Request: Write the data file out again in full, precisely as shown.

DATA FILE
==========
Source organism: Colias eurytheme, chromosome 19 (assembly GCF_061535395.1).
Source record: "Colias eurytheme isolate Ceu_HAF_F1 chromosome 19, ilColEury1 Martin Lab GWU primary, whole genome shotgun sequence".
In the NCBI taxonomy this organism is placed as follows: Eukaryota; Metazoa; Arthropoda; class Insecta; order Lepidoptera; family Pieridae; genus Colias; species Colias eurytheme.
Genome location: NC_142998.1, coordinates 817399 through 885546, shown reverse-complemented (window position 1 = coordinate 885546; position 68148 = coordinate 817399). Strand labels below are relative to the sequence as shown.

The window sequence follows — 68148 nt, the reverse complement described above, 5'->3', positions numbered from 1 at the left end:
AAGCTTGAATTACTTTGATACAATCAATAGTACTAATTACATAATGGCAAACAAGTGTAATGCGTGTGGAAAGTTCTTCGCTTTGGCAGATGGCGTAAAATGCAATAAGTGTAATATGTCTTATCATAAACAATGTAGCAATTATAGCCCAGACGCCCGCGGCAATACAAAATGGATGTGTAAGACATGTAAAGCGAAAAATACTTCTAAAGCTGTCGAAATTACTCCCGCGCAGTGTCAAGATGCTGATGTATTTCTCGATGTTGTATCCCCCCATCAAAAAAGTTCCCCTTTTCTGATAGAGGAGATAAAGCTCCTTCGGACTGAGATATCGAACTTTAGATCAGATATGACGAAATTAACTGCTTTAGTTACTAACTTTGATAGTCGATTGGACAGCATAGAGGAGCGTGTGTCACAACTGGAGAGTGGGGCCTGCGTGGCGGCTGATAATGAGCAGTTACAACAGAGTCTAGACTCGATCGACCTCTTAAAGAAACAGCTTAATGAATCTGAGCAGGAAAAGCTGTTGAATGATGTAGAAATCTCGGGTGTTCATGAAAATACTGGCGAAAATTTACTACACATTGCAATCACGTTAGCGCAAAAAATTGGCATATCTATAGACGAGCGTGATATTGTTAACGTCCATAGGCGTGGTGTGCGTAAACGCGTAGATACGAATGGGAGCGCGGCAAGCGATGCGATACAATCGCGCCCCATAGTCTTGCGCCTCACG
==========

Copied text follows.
Source organism: Colias eurytheme, chromosome 19 (assembly GCF_061535395.1).
Source record: "Colias eurytheme isolate Ceu_HAF_F1 chromosome 19, ilColEury1 Martin Lab GWU primary, whole genome shotgun sequence".
In the NCBI taxonomy this organism is placed as follows: Eukaryota; Metazoa; Arthropoda; class Insecta; order Lepidoptera; family Pieridae; genus Colias; species Colias eurytheme.
Genome location: NC_142998.1, coordinates 817399 through 885546, shown reverse-complemented (window position 1 = coordinate 885546; position 68148 = coordinate 817399). Strand labels below are relative to the sequence as shown.

The window sequence follows — 68148 nt, the reverse complement described above, 5'->3', positions numbered from 1 at the left end:
AAGCTTGAATTACTTTGATACAATCAATAGTACTAATTACATAATGGCAAACAAGTGTAATGCGTGTGGAAAGTTCTTCGCTTTGGCAGATGGCGTAAAATGCAATAAGTGTAATATGTCTTATCATAAACAATGTAGCAATTATAGCCCAGACGCCCGCGGCAATACAAAATGGATGTGTAAGACATGTAAAGCGAAAAATACTTCTAAAGCTGTCGAAATTACTCCCGCGCAGTGTCAAGATGCTGATGTATTTCTCGATGTTGTATCCCCCCATCAAAAAAGTTCCCCTTTTCTGATAGAGGAGATAAAGCTCCTTCGGACTGAGATATCGAACTTTAGATCAGATATGACGAAATTAACTGCTTTAGTTACTAACTTTGATAGTCGATTGGACAGCATAGAGGAGCGTGTGTCACAACTGGAGAGTGGGGCCTGCGTGGCGGCTGATAATGAGCAGTTACAACAGAGTCTAGACTCGATCGACCTCTTAAAGAAACAGCTTAATGAATCTGAGCAGGAAAAGCTGTTGAATGATGTAGAAATCTCGGGTGTTCATGAAAATACTGGCGAAAATTTACTACACATTGCAATCACGTTAGCGCAAAAAATTGGCATATCTATAGACGAGCGTGATATTGTTAACGTCCATAGGCGTGGTGTGCGTAAACGCGTAGATACGAATGGGAGCGCGGCAAGCGATGCGATACAATCGCGCCCCATAGTCTTGCGCCTCACG